Only a few years ago, suborbital research was limited to occasional, expensive rocket and balloon launches, largely using expensive Cold War technologies. Today, thanks to dedicated efforts by next generation reusable suborbital rocket firms like Virgin Galactic, XCOR Aerospace, and Blue Origin, the field is on the verge of a revolution in how we access space. It will dramatically lower prices and create more frequent access to space by several orders of magnitude. It will allow researchers to fly with their experiments — further lowering the complexity, risk, and cost of those very experiments.
At World View, we applaud the efforts of these suborbital rocket companies to open space access for the Research and Education Market (REM). We also applaud the efforts of government agencies like NASA to begin offering grants to researchers and educators to build and fly payloads aboard reusable, next-gen suborbital rocket vehicles. And we salute the REM community’s deeply positive interest in next-gen suborbital research through attendance at Next-Gen Suborbital Researchers Conferences, through proposal writing to win awards to fly on next-gen vehicles, and through the efforts within the Commercial Spaceflight Federation (CSF) to foster this new field.
At the same time that reusable rockets are preparing to come on-line to service REM needs, we’re adapting our balloon-borne suborbital tourist vehicle, called the World View spacecraft, to be an effective platform for the REM market place in 2016-2017. We have also put in place smaller suborbital vehicles in our Tycho line that are already carrying REM payloads into service now.
World View’s near-space access distinction is that our vehicles do not require rocket propulsion to reach high altitude. Instead, they use balloon technology capable of lifting payloads ranging from a few pounds to a few tons to altitudes as high as 130,000 feet. At these altitudes, where the sky is black and the Earth’s horizon is curved, important applications exist in a wide variety of REM fields. These include atmospheric science, Earth remote sensing, education, and astronomy. Important applications also exist for the inspace demonstration of systems, subsystems, and sensors destined for orbit, i.e. raising their technical readiness level. A host of commercial surveillance, communications, and entertainment opportunities present themselves at these altitudes as well.
While rockets and balloons are complementary tools that serve different functions in accessing space — just as forks and spoons contribute similar yet different roles at the dinner table — there are many attributes that balloons can offer that no suborbital rocket can.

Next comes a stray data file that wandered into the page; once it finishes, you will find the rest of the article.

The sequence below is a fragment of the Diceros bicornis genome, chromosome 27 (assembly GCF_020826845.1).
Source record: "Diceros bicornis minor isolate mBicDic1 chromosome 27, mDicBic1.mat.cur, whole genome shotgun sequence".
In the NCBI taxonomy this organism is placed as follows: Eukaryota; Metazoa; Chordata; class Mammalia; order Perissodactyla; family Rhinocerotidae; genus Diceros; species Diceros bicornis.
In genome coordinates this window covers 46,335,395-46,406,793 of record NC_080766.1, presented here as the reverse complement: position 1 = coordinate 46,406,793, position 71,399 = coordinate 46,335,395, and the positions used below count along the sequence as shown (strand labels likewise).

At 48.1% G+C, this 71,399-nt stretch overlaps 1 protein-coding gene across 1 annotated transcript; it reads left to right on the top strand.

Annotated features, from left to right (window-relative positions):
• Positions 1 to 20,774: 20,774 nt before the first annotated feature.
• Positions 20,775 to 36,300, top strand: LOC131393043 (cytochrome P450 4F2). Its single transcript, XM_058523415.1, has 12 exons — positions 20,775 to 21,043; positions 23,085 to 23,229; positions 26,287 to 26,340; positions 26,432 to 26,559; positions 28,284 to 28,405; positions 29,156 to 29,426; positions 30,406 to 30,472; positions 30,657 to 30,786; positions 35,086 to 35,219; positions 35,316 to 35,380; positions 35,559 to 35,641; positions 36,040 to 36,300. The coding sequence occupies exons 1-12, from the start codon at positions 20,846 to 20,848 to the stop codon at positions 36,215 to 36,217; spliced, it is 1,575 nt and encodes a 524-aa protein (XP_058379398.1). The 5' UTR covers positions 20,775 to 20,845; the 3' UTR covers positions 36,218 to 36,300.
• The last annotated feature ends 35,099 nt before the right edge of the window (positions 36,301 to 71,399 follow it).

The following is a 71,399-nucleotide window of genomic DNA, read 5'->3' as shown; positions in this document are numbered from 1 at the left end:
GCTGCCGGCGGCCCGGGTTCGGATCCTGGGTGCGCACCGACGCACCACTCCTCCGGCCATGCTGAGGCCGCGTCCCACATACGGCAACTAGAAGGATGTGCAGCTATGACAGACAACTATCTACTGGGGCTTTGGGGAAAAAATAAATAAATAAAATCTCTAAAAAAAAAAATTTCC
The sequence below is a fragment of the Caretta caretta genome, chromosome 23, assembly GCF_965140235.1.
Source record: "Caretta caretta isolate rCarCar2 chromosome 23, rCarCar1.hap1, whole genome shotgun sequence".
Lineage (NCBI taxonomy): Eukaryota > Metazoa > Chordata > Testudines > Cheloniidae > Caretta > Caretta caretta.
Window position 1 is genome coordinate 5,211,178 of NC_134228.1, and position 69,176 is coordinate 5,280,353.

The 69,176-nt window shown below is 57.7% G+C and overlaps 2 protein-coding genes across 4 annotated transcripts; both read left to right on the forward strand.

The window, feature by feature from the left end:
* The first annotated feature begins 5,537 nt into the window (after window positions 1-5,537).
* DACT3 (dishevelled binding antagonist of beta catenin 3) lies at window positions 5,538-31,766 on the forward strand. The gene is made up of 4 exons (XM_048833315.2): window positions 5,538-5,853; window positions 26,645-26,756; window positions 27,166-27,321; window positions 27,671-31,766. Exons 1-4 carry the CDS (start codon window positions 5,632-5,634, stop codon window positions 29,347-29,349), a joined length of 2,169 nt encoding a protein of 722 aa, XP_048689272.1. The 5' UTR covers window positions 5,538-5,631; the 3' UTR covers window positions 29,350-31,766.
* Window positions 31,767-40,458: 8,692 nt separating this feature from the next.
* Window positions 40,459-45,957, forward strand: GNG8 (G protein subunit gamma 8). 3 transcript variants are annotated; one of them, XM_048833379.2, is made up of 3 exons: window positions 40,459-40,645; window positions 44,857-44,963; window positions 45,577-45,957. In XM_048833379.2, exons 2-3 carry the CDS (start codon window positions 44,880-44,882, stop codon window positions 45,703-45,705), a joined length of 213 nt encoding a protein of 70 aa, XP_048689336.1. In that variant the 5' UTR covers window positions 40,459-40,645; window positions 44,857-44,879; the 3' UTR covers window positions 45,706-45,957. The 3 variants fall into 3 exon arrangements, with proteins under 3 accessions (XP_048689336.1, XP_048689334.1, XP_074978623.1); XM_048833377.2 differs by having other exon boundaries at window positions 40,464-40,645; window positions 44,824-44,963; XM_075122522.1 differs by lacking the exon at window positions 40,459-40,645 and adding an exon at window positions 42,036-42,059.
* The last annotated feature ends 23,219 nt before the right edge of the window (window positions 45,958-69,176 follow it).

We believe that the positive benefits of balloon flights will foster many new REM applications in space, and we are proud to already be involved in demonstrating that in two important ways.
First, we have placed three pathfinder payloads under agreement to fly as REM demonstrators on our Tycho and World View vehicles.These pathfinder payloads include in-situ radiation monitoring, remote sensing imaging of the upper atmosphere to study its meteoroid environment, and an education payload centred on detecting the ozone layer.
…where the sky is black and the Earth’s horizon is curved, important applications exist…
Second, we and our partner Paragon Space Development Systems have recently been awarded a NASA Flight Opportunities Program (FOP) contract and are currently providing flight services to NASA suborbital, near-space payloads.
At World View, we believe that suborbital REM space applications are as unlimited a green field now as personal computer applications were in the late 1970s.
Alan Stern is a founder of World View, and serves as chief scientist for the company. Dr. Stern is an experienced suborbital, Earth orbital, and planetary mission researcher; the former chair of the REM committee of the Commercial Spaceflight Federation; and a former NASA Associate Administrator for Space Science. firstname.lastname@example.org
This story was first published in slightly modified form in SpaceNews, 2014.